How is knee arthroscopy performed?

How is knee arthroscopy performed?

Written by: Mr Andrew John Davies
Published: | Updated: 12/08/2018
Edited by: Jay Staniland

Knee arthroscopy is the technique which people commonly refer to as keyhole surgery. Through two tiny little incisions, surgeons are able to get inside the knee joint with the camera and tools to look around the knee, producing a fantastic view of all the tissues. Problems can be identified and dealt with surgically, all through minimally invasive, low trauma techniques. Leading consultant orthopaedic surgeon, Mr Andrew John Davies talks through the knee arthroscopy procedure.

 

How is knee arthroscopy performed?

 

Knee arthroscopy is performed in a very careful, standardised fashion. Initially, the patient is usually given general anaesthetic, which is administered in the spine as an epidural. In some cases, local anesthesia is used, but this is rare.


Before the procedure, the patient’s skin is painted with antibacterial solution and cleaned. The area is dressed and wrapped, and often a tourniquet is used on the leg.


An arthroscope, which includes a camera and medical tools, is introduced through two tiny holes in the front of the knee. The knee is gently inflated with a clear saline solution that enables the surgeon to look around the knee with a high definition camera, producing a fantastic view as if you're watching on your television.


At that point, the problem can be identified and dealt with surgically. Depending on the level of invasiveness of the procedure, most cases only require two tiny incisions.


At the end of the procedure, the knee is washed out very carefully, and any damaged debris or tissue is removed. The wounds are then dressed with simple paper strips or simple stitches.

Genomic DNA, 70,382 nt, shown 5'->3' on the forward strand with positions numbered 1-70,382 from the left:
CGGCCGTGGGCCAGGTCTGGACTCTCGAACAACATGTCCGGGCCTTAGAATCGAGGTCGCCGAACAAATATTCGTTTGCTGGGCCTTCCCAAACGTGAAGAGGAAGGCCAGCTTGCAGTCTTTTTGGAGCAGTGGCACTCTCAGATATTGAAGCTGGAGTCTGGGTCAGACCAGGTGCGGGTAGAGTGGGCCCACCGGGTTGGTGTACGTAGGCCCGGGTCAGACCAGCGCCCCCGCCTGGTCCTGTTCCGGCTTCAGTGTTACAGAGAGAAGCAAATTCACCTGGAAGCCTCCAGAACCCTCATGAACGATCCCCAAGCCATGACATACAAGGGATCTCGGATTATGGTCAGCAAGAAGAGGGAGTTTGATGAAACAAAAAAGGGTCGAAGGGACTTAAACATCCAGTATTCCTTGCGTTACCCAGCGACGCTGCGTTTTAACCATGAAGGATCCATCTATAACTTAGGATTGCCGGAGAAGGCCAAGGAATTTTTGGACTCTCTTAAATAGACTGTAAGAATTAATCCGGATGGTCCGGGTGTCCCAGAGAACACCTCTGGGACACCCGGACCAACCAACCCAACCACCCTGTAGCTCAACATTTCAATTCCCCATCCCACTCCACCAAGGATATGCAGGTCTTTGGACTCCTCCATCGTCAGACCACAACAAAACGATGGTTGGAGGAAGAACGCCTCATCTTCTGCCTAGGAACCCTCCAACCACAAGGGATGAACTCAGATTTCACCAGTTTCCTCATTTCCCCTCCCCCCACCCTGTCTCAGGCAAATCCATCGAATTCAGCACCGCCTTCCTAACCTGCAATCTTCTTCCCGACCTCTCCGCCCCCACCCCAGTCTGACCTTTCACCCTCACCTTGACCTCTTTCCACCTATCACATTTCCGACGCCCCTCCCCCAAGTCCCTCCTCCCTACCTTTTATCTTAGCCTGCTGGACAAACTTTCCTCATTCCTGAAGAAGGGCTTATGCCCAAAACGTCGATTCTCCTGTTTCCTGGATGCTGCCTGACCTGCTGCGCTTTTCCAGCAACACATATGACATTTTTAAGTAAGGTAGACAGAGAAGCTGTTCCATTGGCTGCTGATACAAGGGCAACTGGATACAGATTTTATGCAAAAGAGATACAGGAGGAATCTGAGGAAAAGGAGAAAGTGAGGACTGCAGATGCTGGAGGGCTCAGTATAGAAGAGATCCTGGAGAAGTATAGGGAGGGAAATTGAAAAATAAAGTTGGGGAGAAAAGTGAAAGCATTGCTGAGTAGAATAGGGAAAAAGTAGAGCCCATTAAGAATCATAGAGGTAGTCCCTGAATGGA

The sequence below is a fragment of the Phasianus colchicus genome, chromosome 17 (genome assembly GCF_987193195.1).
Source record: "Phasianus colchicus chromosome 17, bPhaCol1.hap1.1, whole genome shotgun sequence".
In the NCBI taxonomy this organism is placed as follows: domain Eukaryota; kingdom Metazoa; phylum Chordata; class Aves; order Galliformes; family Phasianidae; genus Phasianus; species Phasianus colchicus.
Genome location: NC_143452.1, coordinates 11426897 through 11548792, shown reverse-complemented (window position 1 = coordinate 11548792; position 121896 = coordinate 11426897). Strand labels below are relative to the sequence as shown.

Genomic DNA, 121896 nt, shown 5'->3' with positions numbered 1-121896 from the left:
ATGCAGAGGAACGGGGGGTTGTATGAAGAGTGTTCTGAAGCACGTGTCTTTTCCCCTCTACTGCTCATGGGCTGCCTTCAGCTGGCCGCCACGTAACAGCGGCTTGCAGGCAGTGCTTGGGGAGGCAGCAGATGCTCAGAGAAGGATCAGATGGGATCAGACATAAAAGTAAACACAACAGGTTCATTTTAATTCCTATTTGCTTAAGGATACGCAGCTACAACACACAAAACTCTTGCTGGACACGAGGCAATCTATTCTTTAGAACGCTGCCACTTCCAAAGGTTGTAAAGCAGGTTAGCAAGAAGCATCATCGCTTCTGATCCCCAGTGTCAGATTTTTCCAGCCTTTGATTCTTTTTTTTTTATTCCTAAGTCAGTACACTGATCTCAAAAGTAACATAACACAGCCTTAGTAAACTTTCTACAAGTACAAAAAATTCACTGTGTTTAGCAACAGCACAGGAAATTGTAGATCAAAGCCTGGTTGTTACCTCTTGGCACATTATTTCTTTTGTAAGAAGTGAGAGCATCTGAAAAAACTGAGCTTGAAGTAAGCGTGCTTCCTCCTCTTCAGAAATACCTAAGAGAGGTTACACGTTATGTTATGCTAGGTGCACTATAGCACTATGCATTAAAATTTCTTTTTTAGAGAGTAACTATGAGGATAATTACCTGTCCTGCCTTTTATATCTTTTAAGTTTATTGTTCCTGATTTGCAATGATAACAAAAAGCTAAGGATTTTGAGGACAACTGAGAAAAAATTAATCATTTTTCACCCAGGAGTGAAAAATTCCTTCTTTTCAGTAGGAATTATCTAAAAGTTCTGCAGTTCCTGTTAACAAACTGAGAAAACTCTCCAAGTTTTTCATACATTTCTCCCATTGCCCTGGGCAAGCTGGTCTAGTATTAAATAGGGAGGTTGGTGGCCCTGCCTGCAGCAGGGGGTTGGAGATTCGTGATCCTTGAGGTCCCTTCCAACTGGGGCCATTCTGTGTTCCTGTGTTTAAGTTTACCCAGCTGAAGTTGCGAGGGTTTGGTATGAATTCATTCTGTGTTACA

The knee is injected with a local anaesthetic to make sure patients are pain free.

 

What is the recovery time for knee arthroscopic surgery?

 

The vast majority of knee arthroscopy patients can walk out of hospital within a few hours of admission and very few of them actually even require crutches. Patients can usually be mobilised, allowing them to get back to activity as quickly as possible.


The recovery from the arthroscopic knee surgery very much depends upon the procedure that's been performed.


For example, a patient having a torn cartilage trimmed can expect to be back at work within two to three days. They would have to ice the knee, perform physiotherapy and can then expect to be back to full activity level, including sports, in about six to eight weeks.


For the more complex surgeries such as ligament reconstruction, then the recovery is a lot longer. In these cases, patients can usually expect to come off their crutches after around two to three weeks. At six weeks they would usually be walking normally, after 12 weeks most patients would be at the stage where they could do some light jogging, and at 24 weeks they start twisting turning and jumping. However, complete recovery actually takes nine months.


If you would like to make an appointment with a knee arthroscopy specialist, you can do so here.

By Mr Andrew John Davies
Orthopaedic surgery

Mr Andrew John Davies is a vastly experienced consultant orthopaedic surgeon, specialising in knee surgery. From his private clinics across central London, Mr Davies specalises in reconstructive surgery, and sports injury to the knee. 

Mr Andrew John Davies began his orthopaedic training on the North West Thames training programme in 1994, before undertaking fellowships in reconstructive knee surgery at the renowned Sports Medicine Clinic in Perth, Australia. Following this, Mr Davies was appointed as a specialist knee surgeon at Guy's and St Thomas' Hospital. He has completed more than 2,000 ACL reconstruction procedures, and several thousand knee arthroscopies. His teaching hospital practice was very much weighted towards complex and revision surgery referred from hospitals elsewhere.

Mr Davies' practice focuses on ligament reconstruction, all aspects of cartilage surgery, complex reconstruction including osteotomy and joint replacement including partial, complete, and revision.

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